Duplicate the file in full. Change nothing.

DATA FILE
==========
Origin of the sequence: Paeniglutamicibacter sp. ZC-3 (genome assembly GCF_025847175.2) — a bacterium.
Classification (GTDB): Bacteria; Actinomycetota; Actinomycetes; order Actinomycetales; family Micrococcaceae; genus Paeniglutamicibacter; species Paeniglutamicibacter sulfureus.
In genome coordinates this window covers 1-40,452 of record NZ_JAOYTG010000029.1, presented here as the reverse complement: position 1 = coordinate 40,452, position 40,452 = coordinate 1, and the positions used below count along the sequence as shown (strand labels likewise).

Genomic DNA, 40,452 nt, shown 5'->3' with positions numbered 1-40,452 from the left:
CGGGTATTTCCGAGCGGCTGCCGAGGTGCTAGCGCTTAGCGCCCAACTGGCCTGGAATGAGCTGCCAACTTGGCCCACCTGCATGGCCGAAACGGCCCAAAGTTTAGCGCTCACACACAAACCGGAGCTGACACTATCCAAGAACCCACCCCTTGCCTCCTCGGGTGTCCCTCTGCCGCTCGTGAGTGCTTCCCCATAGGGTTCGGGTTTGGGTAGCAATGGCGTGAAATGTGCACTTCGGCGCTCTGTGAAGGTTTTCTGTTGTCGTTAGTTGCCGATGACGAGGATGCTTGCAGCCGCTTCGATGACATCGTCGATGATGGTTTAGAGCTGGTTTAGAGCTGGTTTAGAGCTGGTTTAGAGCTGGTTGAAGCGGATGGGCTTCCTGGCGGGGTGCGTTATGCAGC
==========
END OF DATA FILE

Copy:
Origin of the sequence: Paeniglutamicibacter sp. ZC-3 (genome assembly GCF_025847175.2) — a bacterium.
Classification (GTDB): Bacteria; Actinomycetota; Actinomycetes; order Actinomycetales; family Micrococcaceae; genus Paeniglutamicibacter; species Paeniglutamicibacter sulfureus.
In genome coordinates this window covers 1-40,452 of record NZ_JAOYTG010000029.1, presented here as the reverse complement: position 1 = coordinate 40,452, position 40,452 = coordinate 1, and the positions used below count along the sequence as shown (strand labels likewise).

Genomic DNA, 40,452 nt, shown 5'->3' with positions numbered 1-40,452 from the left:
CGGGTATTTCCGAGCGGCTGCCGAGGTGCTAGCGCTTAGCGCCCAACTGGCCTGGAATGAGCTGCCAACTTGGCCCACCTGCATGGCCGAAACGGCCCAAAGTTTAGCGCTCACACACAAACCGGAGCTGACACTATCCAAGAACCCACCCCTTGCCTCCTCGGGTGTCCCTCTGCCGCTCGTGAGTGCTTCCCCATAGGGTTCGGGTTTGGGTAGCAATGGCGTGAAATGTGCACTTCGGCGCTCTGTGAAGGTTTTCTGTTGTCGTTAGTTGCCGATGACGAGGATGCTTGCAGCCGCTTCGATGACATCGTCGATGATGGTTTAGAGCTGGTTTAGAGCTGGTTTAGAGCTGGTTTAGAGCTGGTTGAAGCGGATGGGCTTCCTGGCGGGGTGCGTTATGCAGC